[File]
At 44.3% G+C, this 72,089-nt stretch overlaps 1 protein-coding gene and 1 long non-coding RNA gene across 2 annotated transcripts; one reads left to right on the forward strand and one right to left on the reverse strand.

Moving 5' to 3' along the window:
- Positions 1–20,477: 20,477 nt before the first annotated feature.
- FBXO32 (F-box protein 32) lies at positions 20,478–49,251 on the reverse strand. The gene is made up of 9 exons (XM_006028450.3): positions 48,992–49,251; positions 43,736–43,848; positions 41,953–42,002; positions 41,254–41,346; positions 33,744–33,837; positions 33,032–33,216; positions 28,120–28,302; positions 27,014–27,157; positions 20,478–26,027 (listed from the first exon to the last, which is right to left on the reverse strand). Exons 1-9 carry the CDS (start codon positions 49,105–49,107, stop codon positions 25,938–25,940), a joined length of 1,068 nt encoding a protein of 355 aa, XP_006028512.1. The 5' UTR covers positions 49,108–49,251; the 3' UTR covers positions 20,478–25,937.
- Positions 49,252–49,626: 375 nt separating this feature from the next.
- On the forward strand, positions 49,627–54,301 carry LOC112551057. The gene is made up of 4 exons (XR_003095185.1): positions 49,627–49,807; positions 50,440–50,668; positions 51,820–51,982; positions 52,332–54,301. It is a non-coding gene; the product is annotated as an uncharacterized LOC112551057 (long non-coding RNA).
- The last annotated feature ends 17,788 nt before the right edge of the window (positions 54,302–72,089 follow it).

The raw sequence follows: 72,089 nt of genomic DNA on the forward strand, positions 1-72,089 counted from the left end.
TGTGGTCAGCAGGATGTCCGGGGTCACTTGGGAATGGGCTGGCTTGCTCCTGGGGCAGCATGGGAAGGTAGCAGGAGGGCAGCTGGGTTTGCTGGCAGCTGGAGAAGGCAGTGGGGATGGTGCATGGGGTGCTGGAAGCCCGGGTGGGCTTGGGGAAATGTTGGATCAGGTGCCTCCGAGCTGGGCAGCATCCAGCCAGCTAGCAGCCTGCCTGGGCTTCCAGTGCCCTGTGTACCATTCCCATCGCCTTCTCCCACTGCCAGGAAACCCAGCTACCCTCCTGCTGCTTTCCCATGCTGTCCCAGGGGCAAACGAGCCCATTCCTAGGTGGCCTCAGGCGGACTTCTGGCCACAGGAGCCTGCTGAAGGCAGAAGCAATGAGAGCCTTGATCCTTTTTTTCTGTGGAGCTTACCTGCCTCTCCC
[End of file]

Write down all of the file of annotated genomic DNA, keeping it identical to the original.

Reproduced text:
At 44.3% G+C, this 72,089-nt stretch overlaps 1 protein-coding gene and 1 long non-coding RNA gene across 2 annotated transcripts; one reads left to right on the forward strand and one right to left on the reverse strand.

Moving 5' to 3' along the window:
- Positions 1–20,477: 20,477 nt before the first annotated feature.
- FBXO32 (F-box protein 32) lies at positions 20,478–49,251 on the reverse strand. The gene is made up of 9 exons (XM_006028450.3): positions 48,992–49,251; positions 43,736–43,848; positions 41,953–42,002; positions 41,254–41,346; positions 33,744–33,837; positions 33,032–33,216; positions 28,120–28,302; positions 27,014–27,157; positions 20,478–26,027 (listed from the first exon to the last, which is right to left on the reverse strand). Exons 1-9 carry the CDS (start codon positions 49,105–49,107, stop codon positions 25,938–25,940), a joined length of 1,068 nt encoding a protein of 355 aa, XP_006028512.1. The 5' UTR covers positions 49,108–49,251; the 3' UTR covers positions 20,478–25,937.
- Positions 49,252–49,626: 375 nt separating this feature from the next.
- On the forward strand, positions 49,627–54,301 carry LOC112551057. The gene is made up of 4 exons (XR_003095185.1): positions 49,627–49,807; positions 50,440–50,668; positions 51,820–51,982; positions 52,332–54,301. It is a non-coding gene; the product is annotated as an uncharacterized LOC112551057 (long non-coding RNA).
- The last annotated feature ends 17,788 nt before the right edge of the window (positions 54,302–72,089 follow it).

The raw sequence follows: 72,089 nt of genomic DNA on the forward strand, positions 1-72,089 counted from the left end.
TGTGGTCAGCAGGATGTCCGGGGTCACTTGGGAATGGGCTGGCTTGCTCCTGGGGCAGCATGGGAAGGTAGCAGGAGGGCAGCTGGGTTTGCTGGCAGCTGGAGAAGGCAGTGGGGATGGTGCATGGGGTGCTGGAAGCCCGGGTGGGCTTGGGGAAATGTTGGATCAGGTGCCTCCGAGCTGGGCAGCATCCAGCCAGCTAGCAGCCTGCCTGGGCTTCCAGTGCCCTGTGTACCATTCCCATCGCCTTCTCCCACTGCCAGGAAACCCAGCTACCCTCCTGCTGCTTTCCCATGCTGTCCCAGGGGCAAACGAGCCCATTCCTAGGTGGCCTCAGGCGGACTTCTGGCCACAGGAGCCTGCTGAAGGCAGAAGCAATGAGAGCCTTGATCCTTTTTTTCTGTGGAGCTTACCTGCCTCTCCC